Our Dad was a proper Christian


In the last month or two of our Dad’s life, my brother arranged for a stairlift to be installed.  Dad lived in a first floor flat and the stairs at the front and back were now a brick wall keeping him in – and the world out.  Dad loved walking in the fresh air.  Now he used a wheelchair just to get from room to room in his own small home.

I remember pushing Dad to the top of the landing so he could look down and see freedom.  I remember we all felt much like this elegant lady looks.  We had set Dad free!  It was a good thing we had done. A loving thing.  We did it for Dad!  We all loved our Dad – he deserved it – and we could.  This picture reminds me of that moment.

Dad never used the stairlift and none of us ever asked him why. He was Dad.

Shortly afterwards he died and the stairlift was removed. Just a few screw-holes in the stair carpet to show it was ever there at all.  Much like Mum and Dad’s flat.  Emptied, tidied, cleaned and sold.  The proceeds divided between each of us.  The memories different for each of us.

This morning I wonder what Dad’s thoughts really were.  Maybe it was confirmation he no longer “had it” – and we all knew he no longer had it.  Maybe it was confirmation that he was a prisoner in his own home – no longer able to walk through his own front door.  Maybe it was just too scary – trusting to technology and being fearful of his own safety.  Or maybe it was just because we never asked.  We surprised him.  We took his choices from him.  We decided what he needed and we “invaded his home” with this addition.  Or maybe something else.  The list of maybes is always a long list.

But the look on this lady’s face … ?  That was us back then.  We looked like that, we acted like that – we were that.  And Dad never did.  Dad never was.

“Jesus said to his disciples, “Then the kingdom of heaven will be like this. Ten bridesmaids took their lamps and went to meet the bridegroom. Five of them were foolish, and five were wise. When the foolish took their lamps, they took no oil with them; but the wise took flasks of oil with their lamps. As the bridegroom was delayed, all of them became drowsy and slept. But at midnight there was a shout, ‘Look! Here is the bridegroom! Come out to meet him.’ Then all those bridesmaids got up and trimmed their lamps. The foolish said to the wise, ‘Give us some of your oil, for our lamps are going out.’ But the wise replied, ‘No! there will not be enough for you and for us; you had better go to the dealers and buy some for yourselves.’ And while they went to buy it, the bridegroom came, and those who were ready went with him into the wedding banquet; and the door was shut. Later the other bridesmaids came also, saying, ‘Lord, lord, open to us.’ But he replied, ‘Truly I tell you, I do not know you.’ Keep awake therefore, for you know neither the day nor the hour.”  Matthew 25:1-13

Yesterday the “24/7 being on duty” verses. Today “the foolish bridesmaids” verses.   All this “kingdom stuff” and the Christian “work ethic”.

Our family grew smaller when our parents died.  And then grew bigger again as nieces and nephews were born.  The “cycle of life” and all that.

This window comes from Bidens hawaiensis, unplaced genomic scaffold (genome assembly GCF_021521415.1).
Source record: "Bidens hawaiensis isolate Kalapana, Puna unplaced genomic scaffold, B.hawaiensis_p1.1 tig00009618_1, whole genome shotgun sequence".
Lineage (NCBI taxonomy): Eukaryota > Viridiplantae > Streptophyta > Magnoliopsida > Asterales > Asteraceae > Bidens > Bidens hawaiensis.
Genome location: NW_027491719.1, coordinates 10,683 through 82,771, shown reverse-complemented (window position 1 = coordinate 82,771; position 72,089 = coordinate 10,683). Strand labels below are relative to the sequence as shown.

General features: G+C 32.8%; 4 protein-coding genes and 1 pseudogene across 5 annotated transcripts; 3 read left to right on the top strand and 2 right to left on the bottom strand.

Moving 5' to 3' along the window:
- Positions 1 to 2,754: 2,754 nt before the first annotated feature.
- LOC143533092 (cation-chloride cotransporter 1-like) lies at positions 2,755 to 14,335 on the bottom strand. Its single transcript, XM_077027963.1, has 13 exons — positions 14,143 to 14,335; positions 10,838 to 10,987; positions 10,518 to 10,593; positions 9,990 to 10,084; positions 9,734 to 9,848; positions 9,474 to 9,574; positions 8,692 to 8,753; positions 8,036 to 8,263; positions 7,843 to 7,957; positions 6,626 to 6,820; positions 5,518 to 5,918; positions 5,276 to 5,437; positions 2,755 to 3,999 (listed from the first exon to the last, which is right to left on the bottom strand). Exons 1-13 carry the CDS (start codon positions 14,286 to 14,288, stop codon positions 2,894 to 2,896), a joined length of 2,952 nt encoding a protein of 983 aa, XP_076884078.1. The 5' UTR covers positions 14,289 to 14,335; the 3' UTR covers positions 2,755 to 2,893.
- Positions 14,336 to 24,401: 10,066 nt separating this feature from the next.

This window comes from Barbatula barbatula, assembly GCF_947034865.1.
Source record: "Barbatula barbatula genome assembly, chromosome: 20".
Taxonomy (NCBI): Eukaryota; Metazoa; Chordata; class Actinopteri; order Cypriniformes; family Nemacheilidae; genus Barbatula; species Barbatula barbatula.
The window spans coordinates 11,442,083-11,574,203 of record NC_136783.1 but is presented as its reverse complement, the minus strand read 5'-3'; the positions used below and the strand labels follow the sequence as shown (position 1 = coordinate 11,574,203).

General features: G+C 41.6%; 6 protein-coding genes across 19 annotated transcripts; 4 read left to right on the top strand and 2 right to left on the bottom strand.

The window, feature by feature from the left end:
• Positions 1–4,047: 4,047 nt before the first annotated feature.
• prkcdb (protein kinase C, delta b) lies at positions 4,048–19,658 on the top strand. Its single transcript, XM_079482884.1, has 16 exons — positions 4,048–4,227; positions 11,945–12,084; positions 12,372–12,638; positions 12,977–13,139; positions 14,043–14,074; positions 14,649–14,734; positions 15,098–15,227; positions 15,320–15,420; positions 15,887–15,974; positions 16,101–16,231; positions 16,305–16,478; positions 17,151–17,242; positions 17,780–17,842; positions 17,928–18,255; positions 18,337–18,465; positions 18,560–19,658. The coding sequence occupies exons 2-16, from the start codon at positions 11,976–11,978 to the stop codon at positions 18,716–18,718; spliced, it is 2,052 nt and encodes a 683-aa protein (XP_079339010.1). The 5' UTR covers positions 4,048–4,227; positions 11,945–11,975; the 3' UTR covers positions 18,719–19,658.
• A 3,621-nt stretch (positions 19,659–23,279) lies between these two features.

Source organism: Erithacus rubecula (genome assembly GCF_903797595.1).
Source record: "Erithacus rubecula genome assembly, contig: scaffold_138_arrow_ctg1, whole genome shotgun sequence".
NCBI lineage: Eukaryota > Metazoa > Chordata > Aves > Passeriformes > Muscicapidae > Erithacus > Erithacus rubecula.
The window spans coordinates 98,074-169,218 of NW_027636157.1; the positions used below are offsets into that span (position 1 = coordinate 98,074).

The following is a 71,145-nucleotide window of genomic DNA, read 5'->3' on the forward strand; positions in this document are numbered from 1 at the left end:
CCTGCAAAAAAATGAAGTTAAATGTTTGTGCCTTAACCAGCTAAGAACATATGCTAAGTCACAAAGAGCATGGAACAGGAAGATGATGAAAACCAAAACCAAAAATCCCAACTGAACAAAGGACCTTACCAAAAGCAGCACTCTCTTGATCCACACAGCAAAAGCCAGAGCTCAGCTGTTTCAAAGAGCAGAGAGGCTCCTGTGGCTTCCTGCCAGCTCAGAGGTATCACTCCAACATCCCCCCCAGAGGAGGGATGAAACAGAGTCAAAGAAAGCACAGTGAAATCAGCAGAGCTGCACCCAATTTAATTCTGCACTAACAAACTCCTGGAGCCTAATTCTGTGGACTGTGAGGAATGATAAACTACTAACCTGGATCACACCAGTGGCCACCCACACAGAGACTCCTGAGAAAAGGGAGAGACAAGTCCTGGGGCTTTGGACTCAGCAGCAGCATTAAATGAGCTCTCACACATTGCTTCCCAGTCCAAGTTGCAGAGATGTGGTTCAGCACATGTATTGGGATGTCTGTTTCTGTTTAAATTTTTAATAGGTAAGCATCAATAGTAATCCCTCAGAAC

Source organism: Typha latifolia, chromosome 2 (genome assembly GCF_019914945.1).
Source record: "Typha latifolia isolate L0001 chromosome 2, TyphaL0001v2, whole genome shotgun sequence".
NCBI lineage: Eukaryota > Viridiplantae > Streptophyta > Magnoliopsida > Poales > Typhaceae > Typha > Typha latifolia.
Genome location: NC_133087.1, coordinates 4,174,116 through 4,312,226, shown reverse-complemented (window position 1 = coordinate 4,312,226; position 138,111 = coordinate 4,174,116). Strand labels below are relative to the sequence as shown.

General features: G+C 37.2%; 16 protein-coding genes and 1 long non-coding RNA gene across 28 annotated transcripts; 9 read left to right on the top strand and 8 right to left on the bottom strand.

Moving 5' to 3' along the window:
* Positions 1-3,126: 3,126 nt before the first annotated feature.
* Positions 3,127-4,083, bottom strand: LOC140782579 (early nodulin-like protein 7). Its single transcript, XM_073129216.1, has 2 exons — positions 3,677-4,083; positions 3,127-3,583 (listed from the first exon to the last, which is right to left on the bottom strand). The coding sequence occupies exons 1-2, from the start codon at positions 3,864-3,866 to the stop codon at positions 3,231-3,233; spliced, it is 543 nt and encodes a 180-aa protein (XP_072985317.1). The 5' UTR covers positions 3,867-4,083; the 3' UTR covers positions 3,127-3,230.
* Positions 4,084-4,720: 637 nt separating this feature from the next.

And this morning I wonder this …

How often do we good Christians look like the lady in this picture – how often do we take away others’ choices?  How often do we show them freedom – which is not freedom at all?  Because having “shown them the freedom of kingdom” – how often do we stick around when they never mention it again, when they never take advantage of it, when they never even want to try it?  And how often do we remove all traces of that “freedom” (as we pack up and move on to another “prospect”)?

Our Dad never asked for a stairlift.  He never used the stairlift.  And he was still our Dad – he was always our Dad no matter what.  “Then the kingdom of heaven will be like this.”  is like that for me.  Because anything else is not unconditional love.  Anything else is “conditional love”.

And who in their right mind would give up a life of freedom and choice for “conditional love”?  Because that is not the God Soft Hands Jesus I know.  The One who treats me better than we treated our own Dad.  The one who is my friend and father and who ALWAYS allows me to lead Him.

Try writing that down and it makes no sense.  Try living in that relationship and it makes perfect sense.  Try “telling others” why they should believe in God and all that religious stuff … And how often do we simply look just like the lady in this picture?

Our Dad wasn’t just a good Christian – our Dad was a proper Christian!  And that was irrelevant.  It always will be.  Because we only saw “a label” in that moment of “his need”.  We only saw the label we called “Dad”.

How often do we only see our labels with all this God stuff?  How often do we look like the lady in the picture (as we tell the perfectly fit and able that they are a prisoner in their own home)?

The truth is that our Dad was always a human being – a unique human being – a person – his own person.

Just like my God Soft Hands Jesus always treats me (and you – and “them”).

5 thoughts on “Our Dad was a proper Christian

    • Mark, thank you. I think so too. And how often we are wounded if “accused” of doing so – that “I’m only trying to help” in a wonderfully “wounded” tone of voice.


  1. Such a beautiful and poignant post, Paul. Whenever we ascribe rules and regulations to our invitation, we create prisons, all in the name of “saving” someone. The problem is, we don’t do the saving, God does (Oh, pebbles, another post just hit me full force!) because He is the One who truly knows how to love unconditionally.
    We try our best, thinking we succeed, but “we all fall short.” Fortunately God – and our loved ones – are forgiving. ❤


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